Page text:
Pas-de-deux in perpetuity: Travolta & Thurman in ‘Pulp Fiction,’ at TCM Fest 2024

Dance · Film

At the conclusion of the witty dance duet between Vincent Vega (John Travolta) and Mia Wallace (Uma Thurman), on the dance floor of a kooky retro coffee-shop-style restaurant, the full auditorium of TCM Fest 2024‘s opening night gala at the TCL Chinese Theatre broke into spontaneous applause.

The occasion was the screening of Pulp Fiction (1994), in its 30th anniversary, neatly coinciding with the 30th anniversary of the popular cable-television channel that memorializes and celebrates the great output of High Hollywood — as well as international cinema, and just about every film genre in human recall. During the annual festival, fans gather to watch big-screen projection in darkened chambers (for the record, movie theaters), with others. No one present at the festival dared mention that in 1994, when host Robert Osborne, as the channel’s figurehead, launched Turner Classic Movies, the contemporaneous Pulp Fiction was quite the opposite of TCM fodder. But now, it fits!

Pulp Fiction auteur-director Quentin Tarantino in this his breakout movie (his first, Reservoir Dogs, was more of a connoisseur’s item) displays his irrepressible verve for popular culture in a dance/film capture that is iconic — it still looks cool. Who knew this wildly idiosyncratic flirtation-ritual taking the form of a “twist” contest overseen by a fake Ed Sullivan would have such impact? Probably Tarantino did. A filmmaker of wide-ranging fascinations, his love of popular dance would lead to his hire of Toni Basil to choreograph sequences in Once Upon a Time in Hollywood, a tale we told, in 2019, in the New York Times. But decades prior, Tarantino followed his instinct that audiences would love seeing the great movie-dancer of Saturday Night Fever shake it once again to a tune by Chuck Berry. Travolta, playing a two-bit gangster, swings his slightly greasy pony-tailed hair, while Thurman, a tall slender goddess dressed in a white couture over-blouse gives out Theda Bara vamp eyes. Both are solemn-faced as they rhythmically pulse toward and away from each other like a pair of longtime ballroom competitors, only one in barefoot (Thurman) the other in his socks (Travolta). Fragments of, of course, the twist, but also the hully-gully, the swim, the jerk, and a kind of Spanish body frisson by Thurman, shot by a silken camera, add to the effect.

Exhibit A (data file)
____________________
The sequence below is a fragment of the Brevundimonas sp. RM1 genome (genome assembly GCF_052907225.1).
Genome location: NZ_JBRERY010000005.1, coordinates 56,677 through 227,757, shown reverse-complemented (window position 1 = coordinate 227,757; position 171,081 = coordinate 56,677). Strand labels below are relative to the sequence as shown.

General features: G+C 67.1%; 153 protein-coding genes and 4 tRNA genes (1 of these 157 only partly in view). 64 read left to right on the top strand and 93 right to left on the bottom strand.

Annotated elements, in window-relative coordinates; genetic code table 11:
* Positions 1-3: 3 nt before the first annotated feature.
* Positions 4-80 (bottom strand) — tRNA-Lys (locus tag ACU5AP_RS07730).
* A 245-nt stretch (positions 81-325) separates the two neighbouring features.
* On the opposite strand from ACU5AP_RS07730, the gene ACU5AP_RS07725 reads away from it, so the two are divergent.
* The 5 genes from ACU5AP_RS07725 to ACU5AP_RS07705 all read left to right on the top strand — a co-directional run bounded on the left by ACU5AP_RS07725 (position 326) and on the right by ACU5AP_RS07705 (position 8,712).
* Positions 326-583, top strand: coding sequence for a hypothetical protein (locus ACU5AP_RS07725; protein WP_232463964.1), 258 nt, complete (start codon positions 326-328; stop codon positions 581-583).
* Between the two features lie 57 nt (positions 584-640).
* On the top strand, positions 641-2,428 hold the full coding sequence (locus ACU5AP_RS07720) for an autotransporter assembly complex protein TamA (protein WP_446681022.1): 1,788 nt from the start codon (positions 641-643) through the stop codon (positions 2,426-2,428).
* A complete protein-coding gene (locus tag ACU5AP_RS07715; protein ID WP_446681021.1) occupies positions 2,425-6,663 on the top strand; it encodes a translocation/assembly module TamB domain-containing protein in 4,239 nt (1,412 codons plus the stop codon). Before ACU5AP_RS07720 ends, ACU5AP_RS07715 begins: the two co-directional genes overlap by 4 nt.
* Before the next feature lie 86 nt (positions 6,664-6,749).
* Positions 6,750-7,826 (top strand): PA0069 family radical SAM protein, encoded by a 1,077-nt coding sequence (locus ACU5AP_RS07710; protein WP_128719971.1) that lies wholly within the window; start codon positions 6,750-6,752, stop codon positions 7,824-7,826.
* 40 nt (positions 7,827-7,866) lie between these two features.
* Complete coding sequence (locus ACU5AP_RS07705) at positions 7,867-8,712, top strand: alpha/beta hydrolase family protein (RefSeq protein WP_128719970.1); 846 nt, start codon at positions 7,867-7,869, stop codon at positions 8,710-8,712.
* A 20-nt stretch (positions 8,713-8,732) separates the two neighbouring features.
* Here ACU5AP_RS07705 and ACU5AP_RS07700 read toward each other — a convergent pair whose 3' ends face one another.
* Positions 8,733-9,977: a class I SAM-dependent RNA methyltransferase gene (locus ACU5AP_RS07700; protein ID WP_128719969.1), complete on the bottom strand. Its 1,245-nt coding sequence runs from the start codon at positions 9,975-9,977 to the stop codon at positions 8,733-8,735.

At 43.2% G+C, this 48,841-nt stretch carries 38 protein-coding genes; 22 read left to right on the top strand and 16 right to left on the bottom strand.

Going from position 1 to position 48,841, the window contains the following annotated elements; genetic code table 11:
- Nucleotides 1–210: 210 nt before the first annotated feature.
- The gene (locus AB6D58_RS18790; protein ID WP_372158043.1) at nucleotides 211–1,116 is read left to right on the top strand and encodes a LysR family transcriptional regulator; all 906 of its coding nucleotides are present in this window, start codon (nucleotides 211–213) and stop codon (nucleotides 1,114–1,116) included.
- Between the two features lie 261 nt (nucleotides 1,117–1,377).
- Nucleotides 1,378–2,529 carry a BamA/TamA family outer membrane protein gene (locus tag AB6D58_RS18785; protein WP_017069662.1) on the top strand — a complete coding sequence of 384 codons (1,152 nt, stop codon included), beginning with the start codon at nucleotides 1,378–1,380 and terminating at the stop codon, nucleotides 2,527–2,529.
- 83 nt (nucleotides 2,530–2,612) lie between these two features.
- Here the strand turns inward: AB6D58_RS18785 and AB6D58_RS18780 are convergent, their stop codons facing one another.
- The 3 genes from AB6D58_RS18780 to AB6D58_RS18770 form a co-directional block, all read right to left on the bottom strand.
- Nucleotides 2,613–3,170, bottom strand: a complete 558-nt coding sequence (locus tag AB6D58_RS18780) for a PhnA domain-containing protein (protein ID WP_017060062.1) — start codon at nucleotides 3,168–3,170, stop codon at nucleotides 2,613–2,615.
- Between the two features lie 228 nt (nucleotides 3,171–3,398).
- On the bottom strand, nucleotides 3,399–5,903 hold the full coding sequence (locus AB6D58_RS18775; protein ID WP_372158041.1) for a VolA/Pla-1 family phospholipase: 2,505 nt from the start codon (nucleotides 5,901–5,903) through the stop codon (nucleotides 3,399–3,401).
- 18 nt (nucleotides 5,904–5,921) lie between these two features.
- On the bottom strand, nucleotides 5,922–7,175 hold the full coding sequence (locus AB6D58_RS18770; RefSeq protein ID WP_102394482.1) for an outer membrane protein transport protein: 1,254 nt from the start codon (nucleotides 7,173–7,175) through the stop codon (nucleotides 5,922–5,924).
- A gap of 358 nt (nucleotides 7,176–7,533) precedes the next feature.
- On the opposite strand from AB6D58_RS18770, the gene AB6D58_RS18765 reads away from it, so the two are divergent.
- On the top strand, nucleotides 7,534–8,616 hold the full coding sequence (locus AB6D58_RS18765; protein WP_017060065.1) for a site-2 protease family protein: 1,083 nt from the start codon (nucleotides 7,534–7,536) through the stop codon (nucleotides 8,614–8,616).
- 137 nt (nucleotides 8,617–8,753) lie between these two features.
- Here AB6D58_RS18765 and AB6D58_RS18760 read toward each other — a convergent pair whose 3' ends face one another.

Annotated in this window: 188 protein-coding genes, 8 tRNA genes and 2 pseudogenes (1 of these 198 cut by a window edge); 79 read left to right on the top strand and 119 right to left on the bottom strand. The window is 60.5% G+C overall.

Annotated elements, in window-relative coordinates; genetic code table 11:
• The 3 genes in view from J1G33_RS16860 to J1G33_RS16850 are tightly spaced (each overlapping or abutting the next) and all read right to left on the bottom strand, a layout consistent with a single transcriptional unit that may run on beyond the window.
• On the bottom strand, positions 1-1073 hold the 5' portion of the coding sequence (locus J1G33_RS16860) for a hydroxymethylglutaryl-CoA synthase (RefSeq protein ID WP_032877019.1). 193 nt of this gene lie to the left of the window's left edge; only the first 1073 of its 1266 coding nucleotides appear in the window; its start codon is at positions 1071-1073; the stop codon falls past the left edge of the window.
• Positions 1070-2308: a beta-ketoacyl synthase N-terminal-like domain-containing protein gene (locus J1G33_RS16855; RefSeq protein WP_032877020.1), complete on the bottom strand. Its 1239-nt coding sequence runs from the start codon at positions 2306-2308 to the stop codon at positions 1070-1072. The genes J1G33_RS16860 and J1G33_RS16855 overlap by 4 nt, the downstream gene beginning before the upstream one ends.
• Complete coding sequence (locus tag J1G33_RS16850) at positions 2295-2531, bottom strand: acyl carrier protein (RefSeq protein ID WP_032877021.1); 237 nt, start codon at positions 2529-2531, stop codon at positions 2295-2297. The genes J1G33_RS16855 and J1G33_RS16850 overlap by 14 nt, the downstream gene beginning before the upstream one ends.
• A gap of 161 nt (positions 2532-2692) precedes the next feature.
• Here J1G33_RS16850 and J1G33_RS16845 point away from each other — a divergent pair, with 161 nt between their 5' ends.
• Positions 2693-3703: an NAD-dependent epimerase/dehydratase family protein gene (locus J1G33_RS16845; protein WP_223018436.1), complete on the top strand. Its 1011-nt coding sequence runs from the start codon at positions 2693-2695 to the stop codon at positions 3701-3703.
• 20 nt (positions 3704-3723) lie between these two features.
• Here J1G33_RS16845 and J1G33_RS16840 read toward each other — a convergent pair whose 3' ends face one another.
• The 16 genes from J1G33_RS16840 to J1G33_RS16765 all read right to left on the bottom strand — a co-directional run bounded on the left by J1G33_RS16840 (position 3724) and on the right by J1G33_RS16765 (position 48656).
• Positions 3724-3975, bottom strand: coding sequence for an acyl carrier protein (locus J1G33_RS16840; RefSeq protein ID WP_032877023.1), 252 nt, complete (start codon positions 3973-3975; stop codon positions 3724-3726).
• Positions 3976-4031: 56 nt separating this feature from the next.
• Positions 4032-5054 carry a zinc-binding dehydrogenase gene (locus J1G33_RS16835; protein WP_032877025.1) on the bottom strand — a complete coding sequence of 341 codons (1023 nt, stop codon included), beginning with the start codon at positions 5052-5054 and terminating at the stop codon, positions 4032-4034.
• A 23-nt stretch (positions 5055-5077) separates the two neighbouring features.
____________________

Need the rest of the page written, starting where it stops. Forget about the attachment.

thurman, travolta, tcm fest 2014

Oddly enough, a then-burgeoning, now-renowned film choreographer, Joann Jansen, was on set when the number was shot. Jansen, an accomplished New York modern dancer, declines credit for its creation.

“I was teaching at Cal Arts, but I hadn’t moved to California yet,” said Jansen in a telephone interview. “But I was on set. Lawrence Bender [Pulp Fiction’s producer] brought me in. He wanted to introduce me to Quentin.”

Apparently music was playing and cast was in costume. “We were playing around, dancing to some music. Quentin looked at me, and looked at them and told them, ‘“Do this.'” Still, Jansen resolutely insists, “John and Uma choreographed it. Everyone was playing, in their characters. Quentin just let them play. They were improvising; they were riffing on each other.”

“I think it worked because when John is in that space, it works. I choreographed him in Michael (1996), and, if he really likes what he is doing, he will just go. He has a vivid imagination and he loves dance–he just loves it.”

“Once when we were on the set of White Man’s Burden, he came out of his van and he was in a funky mood—and I just started dancing with him. The A.D. comes up and says, “You can’t play around with him he needs to get on the set. I told him, ‘I’m a producer, and I’m doing this.’

“John has to be free, that is the family he grew up in. He was the adored child, he is very free creatively,” said Jansen. As for Thurman, “She’s a free spirit, she’ll do whatever. She and John have a dance in Be Cool (2006) and they did that, that were so sure they could create.”

Tarantino did not miss the opportunity to use Jansen’s on-set presence — however briefly. “Quentin put me in the movie when Uma goes to the ladies’ room before she dances with John.” And there she is, circled in red, above.

photo credits, Presley Ann, Rodin Eckenroth, for TCM

Dance critic Debra Levine is founder/editor/publisher of arts●meme.

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